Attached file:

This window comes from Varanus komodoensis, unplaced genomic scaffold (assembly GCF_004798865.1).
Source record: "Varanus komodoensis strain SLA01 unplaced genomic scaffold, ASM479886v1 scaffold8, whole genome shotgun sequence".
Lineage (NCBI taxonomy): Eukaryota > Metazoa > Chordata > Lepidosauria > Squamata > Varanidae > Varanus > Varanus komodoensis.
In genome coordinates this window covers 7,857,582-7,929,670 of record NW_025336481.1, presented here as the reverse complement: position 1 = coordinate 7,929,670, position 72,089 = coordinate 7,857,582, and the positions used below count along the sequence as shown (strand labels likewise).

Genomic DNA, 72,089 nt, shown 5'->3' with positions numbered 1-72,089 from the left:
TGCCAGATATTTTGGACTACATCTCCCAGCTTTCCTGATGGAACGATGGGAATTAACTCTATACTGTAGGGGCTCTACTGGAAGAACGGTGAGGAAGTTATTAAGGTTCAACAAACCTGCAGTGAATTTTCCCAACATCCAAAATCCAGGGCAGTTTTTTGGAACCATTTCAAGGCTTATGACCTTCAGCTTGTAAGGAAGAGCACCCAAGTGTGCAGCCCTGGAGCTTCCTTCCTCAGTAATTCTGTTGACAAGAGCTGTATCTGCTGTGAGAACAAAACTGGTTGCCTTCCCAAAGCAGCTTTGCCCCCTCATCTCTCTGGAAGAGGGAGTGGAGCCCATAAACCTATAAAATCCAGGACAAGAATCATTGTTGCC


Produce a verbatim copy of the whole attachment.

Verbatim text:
This window comes from Varanus komodoensis, unplaced genomic scaffold (assembly GCF_004798865.1).
Source record: "Varanus komodoensis strain SLA01 unplaced genomic scaffold, ASM479886v1 scaffold8, whole genome shotgun sequence".
Lineage (NCBI taxonomy): Eukaryota > Metazoa > Chordata > Lepidosauria > Squamata > Varanidae > Varanus > Varanus komodoensis.
In genome coordinates this window covers 7,857,582-7,929,670 of record NW_025336481.1, presented here as the reverse complement: position 1 = coordinate 7,929,670, position 72,089 = coordinate 7,857,582, and the positions used below count along the sequence as shown (strand labels likewise).

Genomic DNA, 72,089 nt, shown 5'->3' with positions numbered 1-72,089 from the left:
TGCCAGATATTTTGGACTACATCTCCCAGCTTTCCTGATGGAACGATGGGAATTAACTCTATACTGTAGGGGCTCTACTGGAAGAACGGTGAGGAAGTTATTAAGGTTCAACAAACCTGCAGTGAATTTTCCCAACATCCAAAATCCAGGGCAGTTTTTTGGAACCATTTCAAGGCTTATGACCTTCAGCTTGTAAGGAAGAGCACCCAAGTGTGCAGCCCTGGAGCTTCCTTCCTCAGTAATTCTGTTGACAAGAGCTGTATCTGCTGTGAGAACAAAACTGGTTGCCTTCCCAAAGCAGCTTTGCCCCCTCATCTCTCTGGAAGAGGGAGTGGAGCCCATAAACCTATAAAATCCAGGACAAGAATCATTGTTGCC